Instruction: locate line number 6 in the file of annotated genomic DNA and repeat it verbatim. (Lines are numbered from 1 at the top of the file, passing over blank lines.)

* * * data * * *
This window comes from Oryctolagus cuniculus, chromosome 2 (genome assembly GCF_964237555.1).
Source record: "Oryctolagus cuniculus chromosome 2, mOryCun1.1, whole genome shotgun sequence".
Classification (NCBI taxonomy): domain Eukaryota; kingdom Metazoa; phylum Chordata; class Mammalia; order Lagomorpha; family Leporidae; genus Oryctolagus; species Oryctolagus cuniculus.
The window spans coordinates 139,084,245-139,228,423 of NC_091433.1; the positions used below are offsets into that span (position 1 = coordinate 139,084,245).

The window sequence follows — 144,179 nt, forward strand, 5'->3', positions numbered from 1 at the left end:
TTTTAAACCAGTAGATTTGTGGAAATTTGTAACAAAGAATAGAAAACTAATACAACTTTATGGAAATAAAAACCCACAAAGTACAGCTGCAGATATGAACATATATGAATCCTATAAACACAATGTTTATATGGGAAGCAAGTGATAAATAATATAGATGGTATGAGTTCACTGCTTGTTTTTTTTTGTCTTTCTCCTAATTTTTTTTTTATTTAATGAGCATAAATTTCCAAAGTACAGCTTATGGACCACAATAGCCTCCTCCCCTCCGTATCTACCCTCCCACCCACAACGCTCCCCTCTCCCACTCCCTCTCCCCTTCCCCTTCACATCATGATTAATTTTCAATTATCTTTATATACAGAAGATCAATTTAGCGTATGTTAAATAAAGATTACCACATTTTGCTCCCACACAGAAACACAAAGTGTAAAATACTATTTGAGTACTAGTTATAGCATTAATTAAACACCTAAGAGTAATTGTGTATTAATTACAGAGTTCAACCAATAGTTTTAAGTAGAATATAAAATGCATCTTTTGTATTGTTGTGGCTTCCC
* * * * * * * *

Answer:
TTTTAAACCAGTAGATTTGTGGAAATTTGTAACAAAGAATAGAAAACTAATACAACTTTATGGAAATAAAAACCCACAAAGTACAGCTGCAGATATGAACATATATGAATCCTATAAACACAATGTTTATATGGGAAGCAAGTGATAAATAATATAGATGGTATGAGTTCACTGCTTGTTTTTTTTTGTCTTTCTCCTAATTTTTTTTTTATTTAATGAGCATAAATTTCCAAAGTACAGCTTATGGACCACAATAGCCTCCTCCCCTCCGTATCTACCCTCCCACCCACAACGCTCCCCTCTCCCACTCCCTCTCCCCTTCCCCTTCACATCATGATTAATTTTCAATTATCTTTATATACAGAAGATCAATTTAGCGTATGTTAAATAAAGATTACCACATTTTGCTCCCACACAGAAACACAAAGTGTAAAATACTATTTGAGTACTAGTTATAGCATTAATTAAACACCTAAGAGTAATTGTGTATTAATTACAGAGTTCAACCAATAGTTTTAAGTAGAATATAAAATGCATCTTTTGTATTGTTGTGGCTTCCC